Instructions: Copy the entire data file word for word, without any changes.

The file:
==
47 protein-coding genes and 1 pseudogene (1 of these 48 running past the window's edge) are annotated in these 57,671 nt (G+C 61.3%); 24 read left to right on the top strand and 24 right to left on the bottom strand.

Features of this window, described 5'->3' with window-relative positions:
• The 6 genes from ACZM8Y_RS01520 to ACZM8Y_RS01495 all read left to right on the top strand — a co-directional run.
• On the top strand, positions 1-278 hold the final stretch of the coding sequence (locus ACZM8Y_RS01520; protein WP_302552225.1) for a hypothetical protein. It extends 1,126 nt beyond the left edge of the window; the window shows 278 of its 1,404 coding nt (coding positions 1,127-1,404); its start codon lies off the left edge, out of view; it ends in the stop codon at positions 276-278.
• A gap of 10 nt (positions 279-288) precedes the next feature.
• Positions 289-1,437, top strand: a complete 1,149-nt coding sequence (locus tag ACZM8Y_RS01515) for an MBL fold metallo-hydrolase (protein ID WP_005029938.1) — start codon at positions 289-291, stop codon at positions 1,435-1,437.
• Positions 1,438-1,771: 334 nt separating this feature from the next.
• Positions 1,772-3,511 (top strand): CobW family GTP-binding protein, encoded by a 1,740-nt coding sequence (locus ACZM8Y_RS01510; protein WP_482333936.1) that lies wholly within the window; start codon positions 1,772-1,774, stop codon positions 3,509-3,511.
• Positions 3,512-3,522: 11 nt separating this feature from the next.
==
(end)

47 protein-coding genes and 1 pseudogene (1 of these 48 running past the window's edge) are annotated in these 57,671 nt (G+C 61.3%); 24 read left to right on the top strand and 24 right to left on the bottom strand.

Features of this window, described 5'->3' with window-relative positions:
• The 6 genes from ACZM8Y_RS01520 to ACZM8Y_RS01495 all read left to right on the top strand — a co-directional run.
• On the top strand, positions 1-278 hold the final stretch of the coding sequence (locus ACZM8Y_RS01520; protein WP_302552225.1) for a hypothetical protein. It extends 1,126 nt beyond the left edge of the window; the window shows 278 of its 1,404 coding nt (coding positions 1,127-1,404); its start codon lies off the left edge, out of view; it ends in the stop codon at positions 276-278.
• A gap of 10 nt (positions 279-288) precedes the next feature.
• Positions 289-1,437, top strand: a complete 1,149-nt coding sequence (locus tag ACZM8Y_RS01515) for an MBL fold metallo-hydrolase (protein ID WP_005029938.1) — start codon at positions 289-291, stop codon at positions 1,435-1,437.
• Positions 1,438-1,771: 334 nt separating this feature from the next.
• Positions 1,772-3,511 (top strand): CobW family GTP-binding protein, encoded by a 1,740-nt coding sequence (locus ACZM8Y_RS01510; protein WP_482333936.1) that lies wholly within the window; start codon positions 1,772-1,774, stop codon positions 3,509-3,511.
• Positions 3,512-3,522: 11 nt separating this feature from the next.